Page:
EDEN PRAIRIE, Minn. -- Brad Childress and Brett Favre talked twice this week about moving forward from their animated sideline disagreement over the Vikings coach's suggestion that his grizzled quarterback come out of the game.
That's what they insisted Wednesday, blaming the high-profile nature of national television and one of the most famous players in football history for what they declared a blown-out-of-proportion issue.
"I think it's all resolved, first of all," said Favre, who added: "The fact that we've lost two of the last three -- the frustration is going to show. It should."
The Vikings (11-3) are trying to get back on track before the playoffs, but the Favre-led offense has found trouble for the first time this season. Minnesota has lost two of the last three games, and Favre has thrown just three touchdown passes with four interceptions this month.
The offense clearly needed a spark against the Carolina Panthers last Sunday night, and Childress was justifiably concerned for Favre's health while taking several hard hits from Julius Peppers and a fierce defense. However, the mere consideration of benching the three-time NFL MVP -- who's a candidate for a fourth such honor this season -- with the Vikings taking a 7-6 lead into the fourth quarter struck most observers as strange.
Asked in Chicago about the Childress-Favre confrontation, Bears quarterback Jay Cutler smiled while expressing doubt that coach Lovie Smith would try to do the same if his team was winning a tight game.
"I don't think Lovie would do that," Cutler said.
The report by ESPN, citing unnamed sources who said that Childress and Favre have clashed over the in-game authority for calling the plays, provided some unsubstantiated evidence for the tension. It also cast doubt about their chemistry, but both of them attempted to downplay any lingering dissension.
"I think the team as well as the coaching staff knows where I stand and what I stand for, as I do them," Favre said. "We're trying to do this thing together."
The coach offered as much.
"I feel like I have a good relationship with him," Childress said. "I don't think anything has really changed. Have we learned each other since September or August? I'm sure we have."
As for whether Favre resented Childress grabbing his arm during the exchange in Carolina, he used a little gallows humor.
"I was probably more resentful of Julius touching me several times. Those seemed to hurt a little," said Favre, who insisted that he was more concerned about overreacting with so many people -- including his daughters -- watching on TV.
Since taking over in 2006, Childress has pushed for a disciplined approach from his quarterbacks. Veterans Brad Johnson and Gus Frerotte each expressed frustration afterward with Childress' rigid coaching and unwillingness to listen to their lobbying.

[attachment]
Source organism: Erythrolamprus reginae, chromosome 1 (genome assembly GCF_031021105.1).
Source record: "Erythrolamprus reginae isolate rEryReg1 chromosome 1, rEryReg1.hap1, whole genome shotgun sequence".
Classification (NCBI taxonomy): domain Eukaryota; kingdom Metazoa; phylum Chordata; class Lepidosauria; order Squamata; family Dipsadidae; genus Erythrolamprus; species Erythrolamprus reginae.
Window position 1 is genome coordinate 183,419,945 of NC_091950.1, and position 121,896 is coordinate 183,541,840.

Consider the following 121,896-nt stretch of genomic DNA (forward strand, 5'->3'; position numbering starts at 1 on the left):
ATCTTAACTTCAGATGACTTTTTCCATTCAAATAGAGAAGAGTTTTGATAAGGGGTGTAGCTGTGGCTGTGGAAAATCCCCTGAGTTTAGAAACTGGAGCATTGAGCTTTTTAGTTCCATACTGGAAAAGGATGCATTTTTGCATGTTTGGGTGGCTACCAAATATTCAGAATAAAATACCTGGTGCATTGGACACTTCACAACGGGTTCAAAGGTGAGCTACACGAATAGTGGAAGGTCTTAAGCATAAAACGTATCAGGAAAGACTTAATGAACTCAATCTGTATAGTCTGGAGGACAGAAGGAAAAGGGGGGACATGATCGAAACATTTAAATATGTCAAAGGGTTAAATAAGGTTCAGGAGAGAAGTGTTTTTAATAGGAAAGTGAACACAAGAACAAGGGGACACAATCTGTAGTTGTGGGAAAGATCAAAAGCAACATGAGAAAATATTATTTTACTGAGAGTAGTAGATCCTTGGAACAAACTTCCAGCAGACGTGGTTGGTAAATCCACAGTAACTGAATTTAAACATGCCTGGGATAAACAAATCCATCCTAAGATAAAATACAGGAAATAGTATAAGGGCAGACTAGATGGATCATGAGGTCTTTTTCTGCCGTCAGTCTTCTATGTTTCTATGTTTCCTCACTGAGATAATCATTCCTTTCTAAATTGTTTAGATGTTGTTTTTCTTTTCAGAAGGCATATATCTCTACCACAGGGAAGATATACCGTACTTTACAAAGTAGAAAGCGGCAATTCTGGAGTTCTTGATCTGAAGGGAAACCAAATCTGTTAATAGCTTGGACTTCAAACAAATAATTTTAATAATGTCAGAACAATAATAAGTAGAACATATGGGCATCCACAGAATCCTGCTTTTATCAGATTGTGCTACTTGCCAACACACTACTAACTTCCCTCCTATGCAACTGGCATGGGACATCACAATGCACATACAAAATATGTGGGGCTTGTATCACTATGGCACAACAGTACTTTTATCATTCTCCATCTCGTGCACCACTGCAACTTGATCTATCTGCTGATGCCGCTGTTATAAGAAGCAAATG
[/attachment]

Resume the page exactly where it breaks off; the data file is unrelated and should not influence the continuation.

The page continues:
With his experience in the West Coast system, his status as the NFL's all-time leading passer and his close relationship with offensive coordinator Darrell Bevell, Favre has undoubtedly enjoyed more impact on the game plans and freedom to inject his voice than other Vikings quarterbacks of the past three years.
In reading between their lines, though, it appears Childress and Favre have some natural differences of interpretation on the level of latitude the quarterback should have at the line of scrimmage to orchestrate the offense.
"He sees a lot," Childress said. "He looks at tape. He knows what it means. He looks at indicators. I've talked to you guys about him spending time at it. Now I'd be lying to you if I told you he spends more time than we do. But he spends a lot of time at it."
They both tried to steer away from their dispute, with Childress praising Favre for being "extremely true" to the offense and the quarterback claiming he considers himself a coachable player.
"Anyone that's ever played the game, we all think we know it all at some point," Favre said. "And I know that's not the case. I know our offense starts with Adrian Peterson and that's where it ends, and we have to get that back on track."
Childress denied ever ordering Favre out of a game. Childress also insisted the quarterback is "fully armed" when it comes to being able to switch a play from a run to a pass or vice versa.
Asked how he'd handle this if he were a coach, Favre rambled for a few minutes before bringing up his friendship with former coach Mike Holmgren and describing his willingness to listen to the quarterback's suggestions once he was "three or four years into it" and had earned his trust. Favre spoke at length of his appreciation of Bevell, too.
Favre did, however, acknowledge that he doesn't know how a coach would handle bringing in "an old-timer like myself."
Coincidentally, Favre was voted by his teammates as the most valuable offensive player, as Childress revealed Wednesday. Allen won the defensive award and kicker Ryan Longwell was honored on special teams.
Injured linebacker E.J. Henderson, who badly broke his left leg earlier this month, was chosen as the Vikings' winner of the Ed Block Courage Award, given to a player who exemplifies commitment to sportsmanship and courage on each team.